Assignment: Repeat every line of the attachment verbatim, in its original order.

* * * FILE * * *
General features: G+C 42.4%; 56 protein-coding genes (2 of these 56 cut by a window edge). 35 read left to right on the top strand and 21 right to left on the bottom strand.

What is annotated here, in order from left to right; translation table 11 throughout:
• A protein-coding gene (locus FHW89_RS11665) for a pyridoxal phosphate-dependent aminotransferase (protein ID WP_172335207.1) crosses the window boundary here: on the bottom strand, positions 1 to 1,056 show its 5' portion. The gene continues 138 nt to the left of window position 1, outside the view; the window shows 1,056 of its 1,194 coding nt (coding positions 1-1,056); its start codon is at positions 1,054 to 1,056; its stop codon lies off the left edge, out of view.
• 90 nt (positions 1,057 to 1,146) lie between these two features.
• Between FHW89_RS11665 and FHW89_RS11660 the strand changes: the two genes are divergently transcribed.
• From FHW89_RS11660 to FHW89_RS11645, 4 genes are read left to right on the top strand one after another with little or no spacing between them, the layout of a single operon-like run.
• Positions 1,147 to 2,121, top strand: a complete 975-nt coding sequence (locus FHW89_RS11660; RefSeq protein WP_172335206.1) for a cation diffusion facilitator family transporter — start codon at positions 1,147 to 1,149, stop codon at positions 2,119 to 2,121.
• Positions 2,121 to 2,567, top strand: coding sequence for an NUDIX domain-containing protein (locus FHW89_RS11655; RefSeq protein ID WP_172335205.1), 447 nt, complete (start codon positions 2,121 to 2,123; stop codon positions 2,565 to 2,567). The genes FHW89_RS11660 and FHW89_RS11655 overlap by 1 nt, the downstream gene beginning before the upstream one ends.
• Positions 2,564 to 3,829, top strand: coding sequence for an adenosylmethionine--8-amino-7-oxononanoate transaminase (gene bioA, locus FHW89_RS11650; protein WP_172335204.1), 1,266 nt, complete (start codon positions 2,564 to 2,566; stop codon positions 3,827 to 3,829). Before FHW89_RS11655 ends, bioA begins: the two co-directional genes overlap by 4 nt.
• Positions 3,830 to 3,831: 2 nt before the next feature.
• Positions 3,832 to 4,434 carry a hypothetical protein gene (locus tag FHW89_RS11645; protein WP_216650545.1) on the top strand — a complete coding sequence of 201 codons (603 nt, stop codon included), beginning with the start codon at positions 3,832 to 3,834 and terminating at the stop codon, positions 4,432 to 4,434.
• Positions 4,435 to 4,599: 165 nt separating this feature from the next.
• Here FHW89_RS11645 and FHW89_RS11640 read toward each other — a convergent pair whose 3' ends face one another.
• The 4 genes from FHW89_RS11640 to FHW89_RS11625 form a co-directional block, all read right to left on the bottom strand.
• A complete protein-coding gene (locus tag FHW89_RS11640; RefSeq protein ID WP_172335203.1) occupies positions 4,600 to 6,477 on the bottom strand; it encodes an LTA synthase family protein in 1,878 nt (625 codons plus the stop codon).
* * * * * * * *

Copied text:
General features: G+C 42.4%; 56 protein-coding genes (2 of these 56 cut by a window edge). 35 read left to right on the top strand and 21 right to left on the bottom strand.

What is annotated here, in order from left to right; translation table 11 throughout:
• A protein-coding gene (locus FHW89_RS11665) for a pyridoxal phosphate-dependent aminotransferase (protein ID WP_172335207.1) crosses the window boundary here: on the bottom strand, positions 1 to 1,056 show its 5' portion. The gene continues 138 nt to the left of window position 1, outside the view; the window shows 1,056 of its 1,194 coding nt (coding positions 1-1,056); its start codon is at positions 1,054 to 1,056; its stop codon lies off the left edge, out of view.
• 90 nt (positions 1,057 to 1,146) lie between these two features.
• Between FHW89_RS11665 and FHW89_RS11660 the strand changes: the two genes are divergently transcribed.
• From FHW89_RS11660 to FHW89_RS11645, 4 genes are read left to right on the top strand one after another with little or no spacing between them, the layout of a single operon-like run.
• Positions 1,147 to 2,121, top strand: a complete 975-nt coding sequence (locus FHW89_RS11660; RefSeq protein WP_172335206.1) for a cation diffusion facilitator family transporter — start codon at positions 1,147 to 1,149, stop codon at positions 2,119 to 2,121.
• Positions 2,121 to 2,567, top strand: coding sequence for an NUDIX domain-containing protein (locus FHW89_RS11655; RefSeq protein ID WP_172335205.1), 447 nt, complete (start codon positions 2,121 to 2,123; stop codon positions 2,565 to 2,567). The genes FHW89_RS11660 and FHW89_RS11655 overlap by 1 nt, the downstream gene beginning before the upstream one ends.
• Positions 2,564 to 3,829, top strand: coding sequence for an adenosylmethionine--8-amino-7-oxononanoate transaminase (gene bioA, locus FHW89_RS11650; protein WP_172335204.1), 1,266 nt, complete (start codon positions 2,564 to 2,566; stop codon positions 3,827 to 3,829). Before FHW89_RS11655 ends, bioA begins: the two co-directional genes overlap by 4 nt.
• Positions 3,830 to 3,831: 2 nt before the next feature.
• Positions 3,832 to 4,434 carry a hypothetical protein gene (locus tag FHW89_RS11645; protein WP_216650545.1) on the top strand — a complete coding sequence of 201 codons (603 nt, stop codon included), beginning with the start codon at positions 3,832 to 3,834 and terminating at the stop codon, positions 4,432 to 4,434.
• Positions 4,435 to 4,599: 165 nt separating this feature from the next.
• Here FHW89_RS11645 and FHW89_RS11640 read toward each other — a convergent pair whose 3' ends face one another.
• The 4 genes from FHW89_RS11640 to FHW89_RS11625 form a co-directional block, all read right to left on the bottom strand.
• A complete protein-coding gene (locus tag FHW89_RS11640; RefSeq protein ID WP_172335203.1) occupies positions 4,600 to 6,477 on the bottom strand; it encodes an LTA synthase family protein in 1,878 nt (625 codons plus the stop codon).